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Amid fears health system is buckling, Toronto hospitals to issue alerts about overcrowded ERs

University Hospital Network staff were informed Thursday that Toronto General Hospital's emergency department was at capacity.  (Carlos Osorio/CBC - image credit)
University Hospital Network staff were informed Thursday that Toronto General Hospital's emergency department was at capacity. (Carlos Osorio/CBC - image credit)

Amid signs of a growing crisis in the province's health-care system, an alert went out Thursday that the emergency department at Toronto General Hospital was at capacity — and that doctors should send their patients elsewhere.

The University Health Network (UHN) sent out the alert urging that patients be sent to other emergency rooms and specialty clinics, or that they be sent home if possible.

Erin O'Connor, UHN's deputy medical director of emergency departments, told CBC Toronto this kind of alert has been used before for intensive care units, but will now be used to report on the situation in emergency departments at the network's hospitals.

"The intent is really to give everyone else in the organization situational awareness about what's happening in the emergency department," O'Connor said Friday.

"There were patients waiting on EMS stretchers with our paramedic colleagues that we weren't actually able to move," she added.

Emergency beds were already full with patients who should have been moved to other departments, O'Connor said. The problem was, those other departments were also full, leaving no beds available to new emergency patients.

Carlos Osorio/CBC
Carlos Osorio/CBC

Emergency departments across the province have been facing capacity issues for months, partly due to staff shortages. Earlier this week, Toronto's Hospital for Sick Children reported wait times of up to 12 hours due to unseasonably high patient volumes.

Experts say these ongoing problems are getting worse and they're concerned about the strain on the health-care system moving into the winter months with flu season, a possible surge in COVID-19 cases and other respiratory illnesses potentially overwhelming hospitals.

"This is sort of the canary in the mine shaft," said Natalie Mehra, executive director of the Ontario Health Coalition, a network of community organizations that aims to advocate for and protect the province's health-care system.

"If it's bad like this in October, when we get into November, December, January … I think everyone is really, really alarmed at what is going to happen," she said.

Grant Linton/CBC
Grant Linton/CBC

"How are we going to hold it together?"

All areas of health care are facing the same capacity problems and staff shortages, which in turn, backs patients up into emergency departments, she told CBC Toronto.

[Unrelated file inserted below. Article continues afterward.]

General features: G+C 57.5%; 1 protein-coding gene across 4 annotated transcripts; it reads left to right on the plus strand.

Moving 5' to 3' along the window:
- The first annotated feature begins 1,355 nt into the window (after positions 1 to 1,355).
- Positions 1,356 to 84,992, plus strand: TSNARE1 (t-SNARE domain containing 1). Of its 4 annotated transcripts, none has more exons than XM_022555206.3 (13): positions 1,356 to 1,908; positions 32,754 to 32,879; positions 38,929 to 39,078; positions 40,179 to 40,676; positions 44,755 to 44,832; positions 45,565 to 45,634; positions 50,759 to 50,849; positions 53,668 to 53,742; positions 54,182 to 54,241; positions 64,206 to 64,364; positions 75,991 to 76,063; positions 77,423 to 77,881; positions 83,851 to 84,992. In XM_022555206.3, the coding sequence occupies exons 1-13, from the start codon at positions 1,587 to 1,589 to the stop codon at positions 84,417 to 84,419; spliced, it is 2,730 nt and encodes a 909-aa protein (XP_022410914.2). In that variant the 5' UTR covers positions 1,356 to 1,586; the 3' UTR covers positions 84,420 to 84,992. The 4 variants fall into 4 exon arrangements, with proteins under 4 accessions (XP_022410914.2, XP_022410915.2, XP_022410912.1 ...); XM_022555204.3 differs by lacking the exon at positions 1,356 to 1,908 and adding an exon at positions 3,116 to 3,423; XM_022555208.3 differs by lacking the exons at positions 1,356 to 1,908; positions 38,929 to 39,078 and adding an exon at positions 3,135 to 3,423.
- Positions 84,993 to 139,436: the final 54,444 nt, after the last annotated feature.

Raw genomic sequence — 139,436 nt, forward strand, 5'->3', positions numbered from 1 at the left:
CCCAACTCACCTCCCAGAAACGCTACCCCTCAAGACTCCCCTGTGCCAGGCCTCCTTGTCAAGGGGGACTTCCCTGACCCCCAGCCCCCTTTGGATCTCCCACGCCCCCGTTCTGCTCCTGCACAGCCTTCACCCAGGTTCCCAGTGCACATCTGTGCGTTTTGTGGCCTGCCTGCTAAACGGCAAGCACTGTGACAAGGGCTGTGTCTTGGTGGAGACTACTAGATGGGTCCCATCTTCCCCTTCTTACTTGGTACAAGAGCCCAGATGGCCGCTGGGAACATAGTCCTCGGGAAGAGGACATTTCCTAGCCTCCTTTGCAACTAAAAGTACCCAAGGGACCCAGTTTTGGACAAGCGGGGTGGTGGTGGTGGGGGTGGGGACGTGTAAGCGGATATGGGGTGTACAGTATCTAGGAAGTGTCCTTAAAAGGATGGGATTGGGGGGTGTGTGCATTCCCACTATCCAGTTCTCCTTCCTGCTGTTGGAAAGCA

"You go to an emergency department and you're waiting ... 20 to 30 hours for admission to a bed in a brightly lit hallway with no privacy," Mehra said.

"It's horrible."

She said the provincial government is to blame for the current health-care crisis.

"It's been created by policy decisions to downsize hospitals beyond any reason or evidence and then a pandemic that has put ... unprecedented stresses on [the system]."

Steps taken to support ERs, province says

In an email statement provided to CBC Toronto, the Ontario Ministry of Health said it has taken a number of steps to support emergency rooms across the province.

Those measures include a funding incentive program meant to help reduce the length of patient stays and programs that aim to provide more timely care to patients outside of emergency departments, such as virtual access to doctors.

But Cathryn Hoy, president of the Ontario Nurses' Association, agreed that the government is at fault.

"I can assure you people are dying because of the lack of resources in health care right now and the government's doing absolutely nothing about it," she told CBC Toronto.

Ontario Nurses' Association
Ontario Nurses' Association

Capacity issues at emergency departments are a direct result of the ongoing nursing shortage, Hoy said.

"The government has done absolutely nothing to try and retain the nurses that they have," she said.

Hoy also pointed to Bill 124, a controversial piece of provincial legislation that limits the pay of some public sector workers, as just one of the reasons many nurses are retiring or leaving for work in other jurisdictions.

"There needs to be some respect," Hoy said. "I honestly don't understand why the government will not repeal that bill and treat nurses like they should."

The Ford government has argued Bill 124 is a temporary measure that's necessary to slow the growth of public sector wages and does not infringe upon workers' constitutional right to collective bargaining.

O'Connor confirmed a shortage of nursing staff contributed to the situation at Toronto General Hospital.

That situation has improved slightly since Thursday.

"It's somewhat better than it was," O'Connor said. "But … the situation hasn't been resolved."